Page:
Fourth, there is the criticism that based on literary theory. This leads to all sorts of disputes between the popular and the academic.
One fundamental principle is, in a good work of fiction, all elements contribute to the desired effect. This is the kind of criticism that notes a science fiction story may be a western with ray guns, aliens for Indians and spaceships for covered wagons. Then it concludes that the science fiction is merely decoration. The further conclusion is that it is not true art. This assumes that decoration is not art, which simply isn't true. The idea seems to be rooted in some sort of commercial pragmatic, even when the art aims at some sort of spiritual epiphany. The attitude is that if it doesn't make money (contribute to the desired effect,) now, it's not worthwhile. The indifference in much commercial fiction to any concerns other than immediate sensation (the "money shot" is what they call it in the movies) is a prime example, showing that all literature, not just the best, is literature and has the same problems.
Another is the fundamental principle that some kinds of writing are objectively better than others. This should be the least contentious principle of all, but it is not. Nonstandard grammar, spelling and punctuation are usually bad, because they are less comprehensible. Demotic spelling, grammar and punctuation may be better because they are more comprehensible.
Another fundamental principle is that literature should model the good. This is contentious because what is good is in dispute. Also, some people like being bad.
A related fundamental principle is that literature should model the real. This is not opposed to modeling the real unless it is tactily assumed, either that only the perfect is the good, or that the real is bad. Some people explicitly dislike the real.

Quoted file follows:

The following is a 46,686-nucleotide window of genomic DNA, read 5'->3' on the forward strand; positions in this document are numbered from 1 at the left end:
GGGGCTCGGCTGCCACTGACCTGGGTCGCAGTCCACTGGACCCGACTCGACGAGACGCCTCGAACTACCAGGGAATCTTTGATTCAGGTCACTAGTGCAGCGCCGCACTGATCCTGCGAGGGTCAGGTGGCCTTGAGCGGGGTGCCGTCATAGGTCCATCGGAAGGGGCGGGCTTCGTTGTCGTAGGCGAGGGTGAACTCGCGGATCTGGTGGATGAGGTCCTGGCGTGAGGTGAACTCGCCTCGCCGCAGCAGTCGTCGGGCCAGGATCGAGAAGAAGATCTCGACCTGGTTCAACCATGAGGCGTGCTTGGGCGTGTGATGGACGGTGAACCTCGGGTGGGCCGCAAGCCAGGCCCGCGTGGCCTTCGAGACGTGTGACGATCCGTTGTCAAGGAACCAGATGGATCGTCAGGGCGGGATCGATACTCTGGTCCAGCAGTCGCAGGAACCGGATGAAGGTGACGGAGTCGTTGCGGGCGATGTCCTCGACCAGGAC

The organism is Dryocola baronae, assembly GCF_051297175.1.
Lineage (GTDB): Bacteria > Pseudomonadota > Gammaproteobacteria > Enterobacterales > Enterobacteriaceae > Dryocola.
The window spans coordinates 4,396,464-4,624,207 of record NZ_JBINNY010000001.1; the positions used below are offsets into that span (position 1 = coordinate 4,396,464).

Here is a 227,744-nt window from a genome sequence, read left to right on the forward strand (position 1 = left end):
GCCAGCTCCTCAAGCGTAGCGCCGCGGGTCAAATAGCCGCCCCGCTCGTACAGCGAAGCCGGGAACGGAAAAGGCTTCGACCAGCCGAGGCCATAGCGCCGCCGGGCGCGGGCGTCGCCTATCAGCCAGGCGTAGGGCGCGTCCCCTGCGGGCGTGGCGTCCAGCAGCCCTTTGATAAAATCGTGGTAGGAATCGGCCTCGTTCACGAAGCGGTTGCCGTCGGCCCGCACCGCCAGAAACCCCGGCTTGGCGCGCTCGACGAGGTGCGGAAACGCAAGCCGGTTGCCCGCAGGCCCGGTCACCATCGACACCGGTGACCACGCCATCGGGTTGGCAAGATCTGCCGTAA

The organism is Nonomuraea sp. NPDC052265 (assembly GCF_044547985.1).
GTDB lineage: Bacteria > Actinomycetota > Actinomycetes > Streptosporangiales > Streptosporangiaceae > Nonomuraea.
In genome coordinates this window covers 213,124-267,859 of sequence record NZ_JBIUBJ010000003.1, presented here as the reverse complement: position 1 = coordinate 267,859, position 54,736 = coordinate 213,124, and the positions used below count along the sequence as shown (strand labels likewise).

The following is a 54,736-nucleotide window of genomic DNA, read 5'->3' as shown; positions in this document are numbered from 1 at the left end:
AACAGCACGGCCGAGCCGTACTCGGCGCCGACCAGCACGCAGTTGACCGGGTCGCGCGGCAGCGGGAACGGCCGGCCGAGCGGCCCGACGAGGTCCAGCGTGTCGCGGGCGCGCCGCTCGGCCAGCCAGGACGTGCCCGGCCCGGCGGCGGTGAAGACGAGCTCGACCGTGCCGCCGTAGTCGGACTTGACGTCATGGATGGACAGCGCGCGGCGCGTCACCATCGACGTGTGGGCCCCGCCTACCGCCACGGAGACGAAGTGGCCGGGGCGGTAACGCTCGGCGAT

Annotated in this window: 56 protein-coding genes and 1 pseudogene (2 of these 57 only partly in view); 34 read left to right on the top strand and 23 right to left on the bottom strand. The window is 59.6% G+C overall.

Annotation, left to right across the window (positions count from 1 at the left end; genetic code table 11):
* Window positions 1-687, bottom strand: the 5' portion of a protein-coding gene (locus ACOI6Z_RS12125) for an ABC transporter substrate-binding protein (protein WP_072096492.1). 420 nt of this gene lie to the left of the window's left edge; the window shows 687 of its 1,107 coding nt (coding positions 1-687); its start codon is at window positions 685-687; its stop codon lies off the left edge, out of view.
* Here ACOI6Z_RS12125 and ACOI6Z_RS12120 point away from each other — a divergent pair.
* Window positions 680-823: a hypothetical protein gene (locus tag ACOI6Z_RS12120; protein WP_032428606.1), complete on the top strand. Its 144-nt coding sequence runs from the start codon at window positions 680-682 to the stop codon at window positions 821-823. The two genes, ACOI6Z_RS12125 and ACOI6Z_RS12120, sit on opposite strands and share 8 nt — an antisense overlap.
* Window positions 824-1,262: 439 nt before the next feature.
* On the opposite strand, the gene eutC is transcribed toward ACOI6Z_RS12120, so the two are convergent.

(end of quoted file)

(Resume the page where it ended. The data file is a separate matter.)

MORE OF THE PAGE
Another fundamental principle is that true art addresses something called the human condition, which is eternal. This is extraordinary since living memory tells us that it isn't.
A related fundamental principle is that true art addresses character. The notion is that human nature is reponsible for the human condition.
Possibly you might distinguish another fundamental principle but this is a fairly complete set revealing the discords that leave literary criticism a constant cacophony of arguments that miss confronting each other because they do not agree on first principles. Further, because these first principles are derived from deep seated attitudes about our culture they are usually unexpressed, apt to misunderstanding or even argued in bad faith.
What is generally regarded as literature, in the sense of being the best, is often marked by technical pragmatism at the expense of meaning; acceptance or rejection of the demotic for class reasons; ideological exaltation of unreasonable ideals: ideological denigration of real people; a denial of history, past and future; pyschological determinism denying the reality of society. All these of course are just restatements of the basic principle just listed. In their positive form, many people would instantly agree. They would strenuously argue my comments, particularly the observation that history tells us that times change, and the people didn't act the same.
The negative formulations would inspire huge dissent.
In the end, it comes down to, as said, why do literature and drama matter? The people who claim they like it for escape are never required to participate in the critical project, and would have no reason to. The ones who insist on the perfect validity of escapism almost invariably mean they want the conventional wisdom affirmed and strenuously object to anything else. The bland observation there's no arguing taste is only true for food. Otherwise, it is the sign of a liar.
What is conventionally regarded as good literature denies the reality of our existence as social beings, in favor of versions of the soul, usually called human nature. (The precise alias hardly matters.) It denies that there is a future that will be different, which is mad. It denies that the past is equally worthy of our attention. Plainly, all this is ideologically motivated. This kind of literature and drama is sadly impoverished, worse, self castrated. Standard literary criticism is the chief defender of this ideology.
Postscript on Style
Appreciation of style is first and foremost a matter of experience. This may not sound like much, but it is everything. With experience, the difference between an allusion and something borrowed from books becomes obvious. With experience, the difference between a simple style speeding a story or a difficult style stimulating thought becomes obvious. Style is usually something adults can appreciate. This is disheartening for the young at heart. But there you are.